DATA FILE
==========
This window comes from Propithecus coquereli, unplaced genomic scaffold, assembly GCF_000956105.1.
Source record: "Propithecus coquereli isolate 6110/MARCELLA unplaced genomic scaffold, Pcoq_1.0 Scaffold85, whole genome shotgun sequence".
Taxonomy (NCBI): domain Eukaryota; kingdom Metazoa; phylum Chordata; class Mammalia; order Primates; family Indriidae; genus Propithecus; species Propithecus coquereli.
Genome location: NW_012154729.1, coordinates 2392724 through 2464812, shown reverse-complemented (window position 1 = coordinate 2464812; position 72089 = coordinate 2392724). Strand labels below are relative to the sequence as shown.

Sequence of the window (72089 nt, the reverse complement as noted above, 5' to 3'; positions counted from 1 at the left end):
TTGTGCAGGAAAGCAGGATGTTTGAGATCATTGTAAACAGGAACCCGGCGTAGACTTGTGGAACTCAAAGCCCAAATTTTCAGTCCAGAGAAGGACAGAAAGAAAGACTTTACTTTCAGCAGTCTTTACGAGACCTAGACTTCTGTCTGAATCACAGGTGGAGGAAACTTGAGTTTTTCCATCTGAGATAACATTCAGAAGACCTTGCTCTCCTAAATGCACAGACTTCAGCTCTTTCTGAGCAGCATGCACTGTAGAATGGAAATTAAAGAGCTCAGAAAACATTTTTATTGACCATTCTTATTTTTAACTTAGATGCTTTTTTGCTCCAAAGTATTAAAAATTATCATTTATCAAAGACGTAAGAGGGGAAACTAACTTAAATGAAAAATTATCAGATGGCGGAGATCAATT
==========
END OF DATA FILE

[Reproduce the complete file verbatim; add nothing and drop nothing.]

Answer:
This window comes from Propithecus coquereli, unplaced genomic scaffold, assembly GCF_000956105.1.
Source record: "Propithecus coquereli isolate 6110/MARCELLA unplaced genomic scaffold, Pcoq_1.0 Scaffold85, whole genome shotgun sequence".
Taxonomy (NCBI): domain Eukaryota; kingdom Metazoa; phylum Chordata; class Mammalia; order Primates; family Indriidae; genus Propithecus; species Propithecus coquereli.
Genome location: NW_012154729.1, coordinates 2392724 through 2464812, shown reverse-complemented (window position 1 = coordinate 2464812; position 72089 = coordinate 2392724). Strand labels below are relative to the sequence as shown.

Sequence of the window (72089 nt, the reverse complement as noted above, 5' to 3'; positions counted from 1 at the left end):
TTGTGCAGGAAAGCAGGATGTTTGAGATCATTGTAAACAGGAACCCGGCGTAGACTTGTGGAACTCAAAGCCCAAATTTTCAGTCCAGAGAAGGACAGAAAGAAAGACTTTACTTTCAGCAGTCTTTACGAGACCTAGACTTCTGTCTGAATCACAGGTGGAGGAAACTTGAGTTTTTCCATCTGAGATAACATTCAGAAGACCTTGCTCTCCTAAATGCACAGACTTCAGCTCTTTCTGAGCAGCATGCACTGTAGAATGGAAATTAAAGAGCTCAGAAAACATTTTTATTGACCATTCTTATTTTTAACTTAGATGCTTTTTTGCTCCAAAGTATTAAAAATTATCATTTATCAAAGACGTAAGAGGGGAAACTAACTTAAATGAAAAATTATCAGATGGCGGAGATCAATT